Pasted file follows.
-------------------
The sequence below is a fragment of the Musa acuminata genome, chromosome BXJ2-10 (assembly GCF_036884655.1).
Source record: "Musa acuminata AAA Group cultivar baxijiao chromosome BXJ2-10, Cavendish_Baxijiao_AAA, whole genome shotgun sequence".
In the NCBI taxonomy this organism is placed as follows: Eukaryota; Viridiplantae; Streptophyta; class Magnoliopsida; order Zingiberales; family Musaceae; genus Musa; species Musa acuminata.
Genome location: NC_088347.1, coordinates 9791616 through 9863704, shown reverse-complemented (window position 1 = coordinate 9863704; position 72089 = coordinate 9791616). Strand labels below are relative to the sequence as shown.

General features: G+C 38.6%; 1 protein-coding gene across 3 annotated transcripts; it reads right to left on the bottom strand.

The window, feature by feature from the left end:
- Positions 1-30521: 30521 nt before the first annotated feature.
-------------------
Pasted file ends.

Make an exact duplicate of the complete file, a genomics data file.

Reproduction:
The sequence below is a fragment of the Musa acuminata genome, chromosome BXJ2-10 (assembly GCF_036884655.1).
Source record: "Musa acuminata AAA Group cultivar baxijiao chromosome BXJ2-10, Cavendish_Baxijiao_AAA, whole genome shotgun sequence".
In the NCBI taxonomy this organism is placed as follows: Eukaryota; Viridiplantae; Streptophyta; class Magnoliopsida; order Zingiberales; family Musaceae; genus Musa; species Musa acuminata.
Genome location: NC_088347.1, coordinates 9791616 through 9863704, shown reverse-complemented (window position 1 = coordinate 9863704; position 72089 = coordinate 9791616). Strand labels below are relative to the sequence as shown.

General features: G+C 38.6%; 1 protein-coding gene across 3 annotated transcripts; it reads right to left on the bottom strand.

The window, feature by feature from the left end:
- Positions 1-30521: 30521 nt before the first annotated feature.